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Posts tagged "anatomy"

biomedicalephemera:

Our Three (Brain) Mothers

Protecting our brain and central nervous system are the meninges, derived from the Greek term for “membrane”. You may have heard of meningitis - this is when the innermost layer of the meninges swells, often due to infection, and can cause nerve or brain damage, and sometimes death.

There are three meningeal layers: the dura mater, arachnoid mater, and pia mater. In Latin, “mater” means “mother”. The term comes from the enveloping nature of these membranes, but we later learned how apt it was, because of how protective and essential the meningeal layers are.

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  • The dura mater is the outermost and toughest membrane. Its name means “tough mother”.

The dura is most important for keeping cerebrospinal fluid where it belongs, and for allowing the safe transport of blood to and from the brain. This layer is also water-tight - if it weren’t, our cerebrospinal fluid (CSF) would leak out, and our central nervous system would have no cushion! Its leathery qualities mean that even when the skull is broken, more often than not, the dura (and the brain it encases) is not punctured.

  • The arachnoid mater is the middle membrane. Its name means "spider-like mother", because of its web-like nature.

The arachnoid is attached directly to the deep side of the dura, and has small protrusions into the sinuses within the dura, which allows for CSF to return to the bloodstream and not become stagnant. It also has very fine, web-like projections downward, which attach to the pia mater. However, it doesn’t contact the pia mater in the same way as the dura: the CSF flows between the two meningeal layers, in the subarachnoid space. The major superficial blood vessels are on top of the arachnoid, and below the dura.

  • Pia mater is the innermost membrane, which follows the folds (sulci) of the brain and spinal cord most closely. Its name means “tender mother”.

The pia is what makes sure the CSF stays between the meninges, and doesn’t just get absorbed into the brain or spinal cord. It also allows for new CSF from the ventricles to be shunted into the subarachnoid space, and provides pathways for blood vessels to nourish the brain. While the pia mater is very thin, it is water-tight, just like the dura mater. The pia is also the primary blood-brain barrier, making sure that no plasma proteins or organic molecules penetrate into the CSF.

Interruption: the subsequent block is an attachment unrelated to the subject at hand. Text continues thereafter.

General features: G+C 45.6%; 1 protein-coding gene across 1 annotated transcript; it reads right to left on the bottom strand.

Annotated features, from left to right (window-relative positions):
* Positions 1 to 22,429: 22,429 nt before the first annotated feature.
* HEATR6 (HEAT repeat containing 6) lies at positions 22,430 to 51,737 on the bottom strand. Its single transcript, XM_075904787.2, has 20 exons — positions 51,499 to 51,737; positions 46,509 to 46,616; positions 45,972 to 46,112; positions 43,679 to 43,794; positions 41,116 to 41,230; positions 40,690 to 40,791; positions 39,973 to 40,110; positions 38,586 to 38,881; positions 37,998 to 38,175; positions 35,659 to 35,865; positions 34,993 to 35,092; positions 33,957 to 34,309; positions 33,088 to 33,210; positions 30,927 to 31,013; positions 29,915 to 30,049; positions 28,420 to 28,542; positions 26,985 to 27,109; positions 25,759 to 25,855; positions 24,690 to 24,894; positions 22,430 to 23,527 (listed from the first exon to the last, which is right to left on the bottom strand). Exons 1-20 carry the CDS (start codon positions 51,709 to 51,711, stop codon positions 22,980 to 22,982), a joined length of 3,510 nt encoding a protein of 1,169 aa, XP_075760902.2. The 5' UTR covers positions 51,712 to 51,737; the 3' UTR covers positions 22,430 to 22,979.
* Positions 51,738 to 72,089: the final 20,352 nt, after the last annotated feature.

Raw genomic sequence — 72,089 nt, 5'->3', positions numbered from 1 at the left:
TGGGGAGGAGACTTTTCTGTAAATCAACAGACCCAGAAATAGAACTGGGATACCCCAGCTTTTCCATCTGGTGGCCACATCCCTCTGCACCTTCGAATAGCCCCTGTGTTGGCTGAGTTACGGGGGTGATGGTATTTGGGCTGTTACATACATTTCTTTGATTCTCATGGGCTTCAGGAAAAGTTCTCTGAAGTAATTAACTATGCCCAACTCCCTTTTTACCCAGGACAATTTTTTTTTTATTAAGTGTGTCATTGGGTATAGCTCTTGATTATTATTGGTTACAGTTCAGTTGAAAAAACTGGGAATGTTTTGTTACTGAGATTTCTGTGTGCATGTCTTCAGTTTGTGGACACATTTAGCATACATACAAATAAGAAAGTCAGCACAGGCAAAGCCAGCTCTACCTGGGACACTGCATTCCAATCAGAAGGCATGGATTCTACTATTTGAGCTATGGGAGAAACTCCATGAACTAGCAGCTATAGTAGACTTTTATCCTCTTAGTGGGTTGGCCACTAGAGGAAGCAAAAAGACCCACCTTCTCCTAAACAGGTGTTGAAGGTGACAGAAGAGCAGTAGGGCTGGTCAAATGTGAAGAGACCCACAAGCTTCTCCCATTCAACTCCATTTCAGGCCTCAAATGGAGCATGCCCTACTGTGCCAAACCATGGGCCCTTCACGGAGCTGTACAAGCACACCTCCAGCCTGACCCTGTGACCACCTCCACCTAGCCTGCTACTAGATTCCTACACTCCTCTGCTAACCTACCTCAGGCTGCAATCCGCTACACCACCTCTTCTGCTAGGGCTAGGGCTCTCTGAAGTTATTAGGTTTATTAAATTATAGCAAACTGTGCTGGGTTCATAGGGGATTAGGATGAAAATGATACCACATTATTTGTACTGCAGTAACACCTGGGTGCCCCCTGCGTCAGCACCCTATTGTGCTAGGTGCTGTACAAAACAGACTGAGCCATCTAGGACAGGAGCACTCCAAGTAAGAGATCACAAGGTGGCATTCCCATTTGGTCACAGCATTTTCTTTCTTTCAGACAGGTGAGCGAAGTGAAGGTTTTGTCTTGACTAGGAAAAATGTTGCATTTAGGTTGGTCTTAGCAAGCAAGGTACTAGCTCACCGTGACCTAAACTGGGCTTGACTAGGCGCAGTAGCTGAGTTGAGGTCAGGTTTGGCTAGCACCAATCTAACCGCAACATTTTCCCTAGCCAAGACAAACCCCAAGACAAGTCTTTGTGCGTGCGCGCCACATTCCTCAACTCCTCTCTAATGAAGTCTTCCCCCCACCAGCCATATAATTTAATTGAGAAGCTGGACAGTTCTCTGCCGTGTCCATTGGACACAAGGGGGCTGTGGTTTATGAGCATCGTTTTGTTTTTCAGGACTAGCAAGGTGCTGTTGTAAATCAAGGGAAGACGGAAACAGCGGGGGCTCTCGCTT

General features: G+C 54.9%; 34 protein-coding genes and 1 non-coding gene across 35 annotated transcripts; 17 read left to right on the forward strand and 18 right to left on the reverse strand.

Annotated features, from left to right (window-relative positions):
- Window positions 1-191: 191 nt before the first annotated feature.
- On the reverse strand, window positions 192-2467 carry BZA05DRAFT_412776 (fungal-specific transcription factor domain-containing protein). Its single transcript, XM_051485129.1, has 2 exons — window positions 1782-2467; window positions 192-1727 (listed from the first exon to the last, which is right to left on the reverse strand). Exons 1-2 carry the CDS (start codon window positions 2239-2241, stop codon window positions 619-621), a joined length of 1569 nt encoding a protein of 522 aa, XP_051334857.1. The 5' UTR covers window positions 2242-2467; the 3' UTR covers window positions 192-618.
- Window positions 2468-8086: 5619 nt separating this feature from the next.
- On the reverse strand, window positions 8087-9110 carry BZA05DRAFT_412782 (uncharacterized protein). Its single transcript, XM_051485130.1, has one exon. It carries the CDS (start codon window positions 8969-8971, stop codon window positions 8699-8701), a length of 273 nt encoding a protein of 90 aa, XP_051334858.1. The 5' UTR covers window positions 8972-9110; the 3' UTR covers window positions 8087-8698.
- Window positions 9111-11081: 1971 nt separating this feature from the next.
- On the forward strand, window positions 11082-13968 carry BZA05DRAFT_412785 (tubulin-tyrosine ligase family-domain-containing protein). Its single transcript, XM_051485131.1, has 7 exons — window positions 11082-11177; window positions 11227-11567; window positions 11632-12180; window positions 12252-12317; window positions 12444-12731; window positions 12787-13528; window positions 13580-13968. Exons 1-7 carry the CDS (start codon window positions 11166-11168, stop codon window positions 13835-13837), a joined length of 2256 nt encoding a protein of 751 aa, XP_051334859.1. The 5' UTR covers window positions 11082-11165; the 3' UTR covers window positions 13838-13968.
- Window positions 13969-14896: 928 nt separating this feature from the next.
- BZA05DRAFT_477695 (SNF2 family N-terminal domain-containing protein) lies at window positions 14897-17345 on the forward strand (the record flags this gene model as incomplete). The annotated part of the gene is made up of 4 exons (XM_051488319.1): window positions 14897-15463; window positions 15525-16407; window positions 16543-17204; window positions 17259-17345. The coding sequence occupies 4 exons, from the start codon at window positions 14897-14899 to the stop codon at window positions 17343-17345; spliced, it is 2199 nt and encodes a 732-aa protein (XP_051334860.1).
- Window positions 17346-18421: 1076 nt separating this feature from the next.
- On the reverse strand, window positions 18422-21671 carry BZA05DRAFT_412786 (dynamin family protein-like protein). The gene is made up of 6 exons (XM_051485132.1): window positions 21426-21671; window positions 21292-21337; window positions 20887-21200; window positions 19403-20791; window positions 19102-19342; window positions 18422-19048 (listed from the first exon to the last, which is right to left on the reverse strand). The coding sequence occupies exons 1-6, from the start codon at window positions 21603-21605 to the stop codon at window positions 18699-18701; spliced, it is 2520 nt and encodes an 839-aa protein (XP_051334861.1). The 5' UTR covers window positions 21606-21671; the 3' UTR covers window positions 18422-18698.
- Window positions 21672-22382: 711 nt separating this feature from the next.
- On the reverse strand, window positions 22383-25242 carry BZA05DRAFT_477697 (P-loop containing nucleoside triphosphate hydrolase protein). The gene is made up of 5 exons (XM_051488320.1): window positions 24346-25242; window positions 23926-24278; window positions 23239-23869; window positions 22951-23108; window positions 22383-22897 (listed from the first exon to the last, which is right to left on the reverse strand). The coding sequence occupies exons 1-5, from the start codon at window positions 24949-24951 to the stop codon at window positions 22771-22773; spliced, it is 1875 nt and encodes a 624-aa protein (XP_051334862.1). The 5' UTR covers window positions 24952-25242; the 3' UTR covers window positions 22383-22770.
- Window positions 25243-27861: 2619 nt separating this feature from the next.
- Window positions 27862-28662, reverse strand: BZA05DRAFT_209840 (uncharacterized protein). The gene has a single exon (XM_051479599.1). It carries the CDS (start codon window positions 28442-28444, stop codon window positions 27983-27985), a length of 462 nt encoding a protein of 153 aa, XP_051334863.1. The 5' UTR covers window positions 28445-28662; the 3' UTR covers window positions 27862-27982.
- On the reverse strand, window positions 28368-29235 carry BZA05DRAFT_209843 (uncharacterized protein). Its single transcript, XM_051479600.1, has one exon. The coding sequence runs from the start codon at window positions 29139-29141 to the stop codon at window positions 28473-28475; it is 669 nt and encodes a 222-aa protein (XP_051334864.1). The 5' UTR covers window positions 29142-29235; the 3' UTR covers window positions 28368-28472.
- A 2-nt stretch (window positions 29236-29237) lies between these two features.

Because of this barrier, medications which need to reach the brain or meninges must be administered directly into the CSF.

Images:
Anatomy: Practical and Surgical. Henry Gray, 1909.

cryptobranchus:

Ventral Skeleton of the Hand

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thievinggenius:

Tattoo done by Adrian Edek.

@edekqwerty

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corporisfabrica:

Retinæ as seen through fluorescein angiogram.

The innermost wall of the interior of the eye is lined with the photosensitive cells of the retina.  These images visualize the blood vessels which supply these cells and make vision possible. Originating from the blind spot around the optic disc, these vessels seem to converge upon the dark region at the center. This is the macula lutea, which contains the densely-packed cells responsible for the human eye’s greatest visual potential and your sharpest vision.

If you attempt to read this post at the corner of your eye, you will find it entirely impossible; the parts of the retina responsible for peripheral vision simply lack the resolution for such tasks. 

(via afro-dominicano)

3D Printed Liver

A new method of 3D printing an anatomically accurate replica of the human liver is now helping to guide surgeons during tricky procedures, researchers report.

Image credit: Cleveland Clinic

The 3D-printed models of the human liver are made of transparent material that is threaded with colored arteries and veins.

These livers could help surgeons prevent complications when performing liver transplants, or removing cancerous tumors, researchers said.

scienceyoucanlove: